Tuesday, March 27, 2012

What Do You Offer For That House !

So you have found that house you know what kind of sale it is,  and you know what kind of bidding style will help you get your offer accepted quickly .  The biggest decision is deciding

Let me start off by saying it is YOUR choice what you offer, but you want to put in a strong offer, it requires research and analysis by your Realtor. This is why you must always work with a buyers broker, this is where you believing in there abilites and trust is important. 

A home is not always worth what it is listed for, but on the other hand if the listing Realtor is a reputable agent than the list price will normally be accurate to what the neighborhood and the home is worth.   A low offer is not always the way to go, make sure your offer is fair!

In some towns, there are certain areas that only span a few block that the prices go up higher than other homes within the 1 mile radius that you would normally pull the comps for.  When this is the situation you need your Realtor to explain exactly what it is, sometimes it is simply that the area is more desirable, other times it is school district, or distance to certain amenities a town or village can offer. 

The lack of comps can sometimes cause confusion for the buyer because now you need to do quite a bit of math to add and subtract for the difference, because the comps will not match perfectly to the home they are comparing it to. 

When pulling these comps your agent will try to get it as close to a match as possible but you will still need to tweak these comps accordingly.  Here are some key points to remember when your agent is going over these with you. 


NEW appliances have never been used, this means normally you will have the paperwork for the warranties, and they have been put in within 6 months of the home being listed.   

UPDATED appliances have been used by the current homeowner or tenant, these updates have been done usually within 5 - 8 years of the home being put on the market.  So that updated kitchen could already be 5 years old.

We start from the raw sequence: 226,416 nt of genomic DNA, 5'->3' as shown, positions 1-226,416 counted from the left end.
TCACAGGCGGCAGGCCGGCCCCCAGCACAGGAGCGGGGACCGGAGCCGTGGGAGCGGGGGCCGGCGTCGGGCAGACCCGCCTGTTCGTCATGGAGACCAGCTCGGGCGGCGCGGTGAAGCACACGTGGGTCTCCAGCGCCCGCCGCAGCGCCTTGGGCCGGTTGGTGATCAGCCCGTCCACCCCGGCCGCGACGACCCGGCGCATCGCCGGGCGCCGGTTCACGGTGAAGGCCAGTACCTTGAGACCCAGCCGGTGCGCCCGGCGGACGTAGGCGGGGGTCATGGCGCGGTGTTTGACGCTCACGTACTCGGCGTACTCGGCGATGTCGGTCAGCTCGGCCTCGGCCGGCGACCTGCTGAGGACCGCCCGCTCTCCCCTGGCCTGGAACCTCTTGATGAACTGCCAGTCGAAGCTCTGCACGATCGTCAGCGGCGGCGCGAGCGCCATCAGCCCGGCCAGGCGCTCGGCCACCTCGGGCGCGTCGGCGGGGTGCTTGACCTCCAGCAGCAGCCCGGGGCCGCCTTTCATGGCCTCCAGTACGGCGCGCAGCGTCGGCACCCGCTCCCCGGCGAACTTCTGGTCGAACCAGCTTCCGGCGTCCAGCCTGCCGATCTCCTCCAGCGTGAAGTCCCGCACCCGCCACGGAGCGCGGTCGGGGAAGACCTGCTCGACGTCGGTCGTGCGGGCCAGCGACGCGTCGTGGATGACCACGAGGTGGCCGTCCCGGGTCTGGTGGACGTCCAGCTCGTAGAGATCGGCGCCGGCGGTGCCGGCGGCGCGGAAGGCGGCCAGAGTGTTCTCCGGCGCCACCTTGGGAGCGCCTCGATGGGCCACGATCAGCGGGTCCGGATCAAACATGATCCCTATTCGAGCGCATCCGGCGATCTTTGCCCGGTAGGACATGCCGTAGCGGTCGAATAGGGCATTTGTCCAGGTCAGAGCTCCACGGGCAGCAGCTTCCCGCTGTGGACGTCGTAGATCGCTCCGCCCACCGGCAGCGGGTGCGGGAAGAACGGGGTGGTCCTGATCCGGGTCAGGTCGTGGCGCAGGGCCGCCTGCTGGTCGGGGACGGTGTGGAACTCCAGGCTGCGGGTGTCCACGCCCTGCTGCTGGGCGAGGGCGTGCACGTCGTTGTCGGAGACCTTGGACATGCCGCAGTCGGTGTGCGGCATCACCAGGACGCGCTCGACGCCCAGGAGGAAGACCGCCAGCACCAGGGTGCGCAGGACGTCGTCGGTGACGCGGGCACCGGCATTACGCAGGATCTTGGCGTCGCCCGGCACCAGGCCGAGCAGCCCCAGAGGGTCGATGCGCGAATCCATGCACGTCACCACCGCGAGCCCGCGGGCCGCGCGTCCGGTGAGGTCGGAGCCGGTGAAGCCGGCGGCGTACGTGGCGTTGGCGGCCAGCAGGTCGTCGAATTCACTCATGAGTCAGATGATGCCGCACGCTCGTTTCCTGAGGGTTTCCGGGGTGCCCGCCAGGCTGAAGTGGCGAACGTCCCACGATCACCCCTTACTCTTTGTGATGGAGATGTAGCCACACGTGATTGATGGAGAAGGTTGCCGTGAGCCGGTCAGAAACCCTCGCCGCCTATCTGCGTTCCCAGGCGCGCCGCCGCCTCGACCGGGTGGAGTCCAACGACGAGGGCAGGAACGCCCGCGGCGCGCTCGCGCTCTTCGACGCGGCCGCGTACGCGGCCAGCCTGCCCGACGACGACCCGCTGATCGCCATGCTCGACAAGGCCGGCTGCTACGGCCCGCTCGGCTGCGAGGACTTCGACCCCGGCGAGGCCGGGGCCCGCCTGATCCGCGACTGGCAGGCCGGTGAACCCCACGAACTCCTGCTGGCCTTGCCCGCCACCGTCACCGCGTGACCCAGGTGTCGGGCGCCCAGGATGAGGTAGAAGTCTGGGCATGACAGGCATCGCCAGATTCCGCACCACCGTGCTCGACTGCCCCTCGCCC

Because of this even when a bank comes in, they will always add value to homes that are new/recently remodeled.  Because of the changes in energy efficiency from the type of insulation that is used to compared to previous years, appliances, and building material these homes have a higher value than a home that has just been updated over the years. 

For a home that is able to boast that it has been completely remodeled, with everything new can add value of anywhere from 8% - 10% compared to other homes that are simply updated.  This is something very important to keep in mind when you are comparing a remodeled home to comps that are not.  As a homeowner I agree that these homes are very much worth the extra money that you pay to own one, your value will rise much quicker, and your out of pocket costs to move in and maintain your home will be less than the average home-owner. 


This is normally quite the debate, I could name many roads that I would consider main roads in a town but when a bank appraiser comes in will not agree, and therefore they will make no price adjustment. 

Location is the one thing you can not change about a home.  You must decide as a home-buyer if this location is right for you or not. 

Keep in mind that when you are putting in an offer, you can reduce your offer if you feel the home is over-priced based on the homes location, but be reasonable when you make this deduction.  This is a time when trusting your Realtor and seeing the comparison is very important, ecspecially if you are not from that specific area.